Top 10 cities with the most pink slips and the 5 worst states to do business in
What do they have in common? Well, you tell me (but my guess is onerous taxation, over-regulation and an anti-business climate). Here are the cities that have lost the most jobs recently according to the Daily Mail?
- Los Angeles, California, 17,393 workers
- New York, New York, 14,312
- Chicago, Illinois, 7,835
- San Francisco, California, 5,117
- Riverside, California, 4,852
- San Diego, California, 4,382
- Philadelphia, Pennsylvania, 2,747
- Seattle, Washington, 2,601
- Sacramento, California, 2,467
- Pittsburgh, Pennsylvania, 2,205
OK, you say, LA has a lot more jobs to lose than say, Montgomery AL. True and understood. But, there’s more. Take a look at the states in which you find the job losses. Now peruse the list of the “best/worst states to do business in”.
47 New Jersey
49 New York
All deep blue states. If you’re wondering, PA comes in at 39th just ahead of OH, WV, HI, CT and MA and behind MS. Yeah, that’s right, MS. Everyone’s 50th state in most every other comparison. WA was 34th.
Contrast that with the top 5 states – TX, NC, FL, TN and GA. All red, all right to work states, all southern states. Draw your own conclusions. By the way, the ratings of the “best/worst states” came from a group of people who ought to know and be able to make such a determination as it relates to business. The rankings are the product of surveying 550 CEOs.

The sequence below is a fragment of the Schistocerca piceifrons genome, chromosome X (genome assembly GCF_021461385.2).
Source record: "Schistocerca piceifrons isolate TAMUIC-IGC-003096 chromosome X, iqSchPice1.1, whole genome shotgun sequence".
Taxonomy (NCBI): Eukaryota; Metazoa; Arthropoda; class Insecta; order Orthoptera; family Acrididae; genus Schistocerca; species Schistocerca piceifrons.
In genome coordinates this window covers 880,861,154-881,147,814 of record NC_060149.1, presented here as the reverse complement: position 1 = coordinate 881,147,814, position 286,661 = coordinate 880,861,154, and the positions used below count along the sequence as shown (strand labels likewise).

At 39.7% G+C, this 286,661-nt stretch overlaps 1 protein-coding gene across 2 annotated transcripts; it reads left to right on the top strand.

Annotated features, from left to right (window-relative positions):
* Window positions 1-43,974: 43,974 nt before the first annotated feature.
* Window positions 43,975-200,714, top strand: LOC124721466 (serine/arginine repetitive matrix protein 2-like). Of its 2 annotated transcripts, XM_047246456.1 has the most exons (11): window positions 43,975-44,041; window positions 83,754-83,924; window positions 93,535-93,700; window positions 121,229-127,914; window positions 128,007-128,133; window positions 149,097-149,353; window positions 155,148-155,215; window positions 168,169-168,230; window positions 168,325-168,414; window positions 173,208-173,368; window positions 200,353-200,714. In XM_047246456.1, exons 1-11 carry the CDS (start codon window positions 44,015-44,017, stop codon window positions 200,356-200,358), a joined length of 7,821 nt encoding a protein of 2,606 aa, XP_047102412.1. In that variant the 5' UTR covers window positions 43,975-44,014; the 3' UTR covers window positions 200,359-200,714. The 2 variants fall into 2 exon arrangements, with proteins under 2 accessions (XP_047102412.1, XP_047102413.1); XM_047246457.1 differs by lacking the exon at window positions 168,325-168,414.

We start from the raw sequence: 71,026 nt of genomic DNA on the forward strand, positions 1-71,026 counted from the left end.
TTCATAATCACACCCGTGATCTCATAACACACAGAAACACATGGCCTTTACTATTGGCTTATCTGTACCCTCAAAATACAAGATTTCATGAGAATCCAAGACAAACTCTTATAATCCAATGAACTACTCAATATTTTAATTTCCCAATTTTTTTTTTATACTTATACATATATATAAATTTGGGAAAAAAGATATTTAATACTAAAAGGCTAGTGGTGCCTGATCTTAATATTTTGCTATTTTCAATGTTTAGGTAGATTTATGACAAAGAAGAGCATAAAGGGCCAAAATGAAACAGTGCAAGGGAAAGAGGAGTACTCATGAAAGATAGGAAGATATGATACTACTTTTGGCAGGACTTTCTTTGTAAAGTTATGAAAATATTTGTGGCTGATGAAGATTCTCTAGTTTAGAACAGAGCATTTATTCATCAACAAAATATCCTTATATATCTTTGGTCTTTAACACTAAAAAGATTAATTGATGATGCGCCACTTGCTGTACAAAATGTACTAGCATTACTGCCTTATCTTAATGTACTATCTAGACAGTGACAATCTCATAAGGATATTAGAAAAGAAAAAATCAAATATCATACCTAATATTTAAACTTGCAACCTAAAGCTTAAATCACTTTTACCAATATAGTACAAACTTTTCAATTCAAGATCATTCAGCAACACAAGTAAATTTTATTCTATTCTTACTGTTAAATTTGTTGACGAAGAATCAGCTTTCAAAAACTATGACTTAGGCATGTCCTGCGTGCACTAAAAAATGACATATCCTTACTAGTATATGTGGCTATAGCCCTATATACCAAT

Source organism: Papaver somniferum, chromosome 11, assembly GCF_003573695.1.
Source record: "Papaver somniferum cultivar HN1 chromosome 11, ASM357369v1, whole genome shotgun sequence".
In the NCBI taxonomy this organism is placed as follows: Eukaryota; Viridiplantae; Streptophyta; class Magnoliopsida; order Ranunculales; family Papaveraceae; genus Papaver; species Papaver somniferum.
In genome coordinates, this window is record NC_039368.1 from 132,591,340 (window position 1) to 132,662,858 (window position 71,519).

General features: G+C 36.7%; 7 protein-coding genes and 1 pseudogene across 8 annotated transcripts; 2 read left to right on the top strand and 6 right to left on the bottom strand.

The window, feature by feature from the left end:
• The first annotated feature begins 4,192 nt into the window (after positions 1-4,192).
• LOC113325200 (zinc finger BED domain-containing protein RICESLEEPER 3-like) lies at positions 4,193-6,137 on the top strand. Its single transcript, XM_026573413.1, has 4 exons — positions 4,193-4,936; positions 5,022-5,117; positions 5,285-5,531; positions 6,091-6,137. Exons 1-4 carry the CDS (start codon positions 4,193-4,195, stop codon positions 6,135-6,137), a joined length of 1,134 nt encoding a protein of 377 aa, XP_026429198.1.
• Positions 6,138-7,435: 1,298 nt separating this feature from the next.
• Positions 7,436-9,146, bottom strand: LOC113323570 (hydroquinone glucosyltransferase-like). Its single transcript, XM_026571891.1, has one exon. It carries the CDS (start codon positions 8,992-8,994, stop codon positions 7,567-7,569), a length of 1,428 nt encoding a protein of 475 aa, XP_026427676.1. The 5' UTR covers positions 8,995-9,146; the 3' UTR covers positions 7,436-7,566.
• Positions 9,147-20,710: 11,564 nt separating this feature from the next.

And, as they indicate, it isn’t rocket science needed to attract and keep businesses in a state:
Business leaders graded the states on a variety of categories grouped under taxation and regulation, workforce quality and living environment. “Do not overtax business,” offered one CEO. “Make sure your tax scheme does not drive business to another state. Have a regulatory environment and regulators that encourage good business—not one that punishes businesses for minor infractions. Good employment laws help too. Let companies decide what benefits and terms will attract and keep the quality of employee they need. Rules that make it hard, if not impossible, to separate from a non-productive employee make companies fearful to hire or locate in a state.”
That, in my estimation, is the primary difference between Texas and California, and why Texas is booming and California is drowning.
Food for thought.
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